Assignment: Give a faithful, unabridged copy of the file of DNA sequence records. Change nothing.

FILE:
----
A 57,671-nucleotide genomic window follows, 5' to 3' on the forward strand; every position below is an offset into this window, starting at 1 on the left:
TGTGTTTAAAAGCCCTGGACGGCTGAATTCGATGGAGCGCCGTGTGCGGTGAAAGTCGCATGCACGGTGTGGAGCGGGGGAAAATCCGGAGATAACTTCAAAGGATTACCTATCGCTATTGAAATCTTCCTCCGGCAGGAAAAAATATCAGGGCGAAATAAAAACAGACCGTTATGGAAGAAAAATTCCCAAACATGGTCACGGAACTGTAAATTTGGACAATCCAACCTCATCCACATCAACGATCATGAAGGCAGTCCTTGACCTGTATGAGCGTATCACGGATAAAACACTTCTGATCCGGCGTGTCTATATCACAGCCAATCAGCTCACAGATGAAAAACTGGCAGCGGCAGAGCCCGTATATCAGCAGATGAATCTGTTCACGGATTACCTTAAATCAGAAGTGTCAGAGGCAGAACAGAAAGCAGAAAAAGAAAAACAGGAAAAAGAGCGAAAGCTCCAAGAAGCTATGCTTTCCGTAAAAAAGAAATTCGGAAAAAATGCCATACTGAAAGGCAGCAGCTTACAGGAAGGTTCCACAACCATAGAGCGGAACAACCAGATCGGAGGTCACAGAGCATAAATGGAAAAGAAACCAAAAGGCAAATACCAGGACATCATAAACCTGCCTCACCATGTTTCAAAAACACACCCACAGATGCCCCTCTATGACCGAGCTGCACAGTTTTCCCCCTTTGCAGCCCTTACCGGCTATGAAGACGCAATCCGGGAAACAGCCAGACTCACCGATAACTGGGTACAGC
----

A 57,671-nucleotide genomic window follows, 5' to 3' on the forward strand; every position below is an offset into this window, starting at 1 on the left:
TGTGTTTAAAAGCCCTGGACGGCTGAATTCGATGGAGCGCCGTGTGCGGTGAAAGTCGCATGCACGGTGTGGAGCGGGGGAAAATCCGGAGATAACTTCAAAGGATTACCTATCGCTATTGAAATCTTCCTCCGGCAGGAAAAAATATCAGGGCGAAATAAAAACAGACCGTTATGGAAGAAAAATTCCCAAACATGGTCACGGAACTGTAAATTTGGACAATCCAACCTCATCCACATCAACGATCATGAAGGCAGTCCTTGACCTGTATGAGCGTATCACGGATAAAACACTTCTGATCCGGCGTGTCTATATCACAGCCAATCAGCTCACAGATGAAAAACTGGCAGCGGCAGAGCCCGTATATCAGCAGATGAATCTGTTCACGGATTACCTTAAATCAGAAGTGTCAGAGGCAGAACAGAAAGCAGAAAAAGAAAAACAGGAAAAAGAGCGAAAGCTCCAAGAAGCTATGCTTTCCGTAAAAAAGAAATTCGGAAAAAATGCCATACTGAAAGGCAGCAGCTTACAGGAAGGTTCCACAACCATAGAGCGGAACAACCAGATCGGAGGTCACAGAGCATAAATGGAAAAGAAACCAAAAGGCAAATACCAGGACATCATAAACCTGCCTCACCATGTTTCAAAAACACACCCACAGATGCCCCTCTATGACCGAGCTGCACAGTTTTCCCCCTTTGCAGCCCTTACCGGCTATGAAGACGCAATCCGGGAAACAGCCAGACTCACCGATAACTGGGTACAGC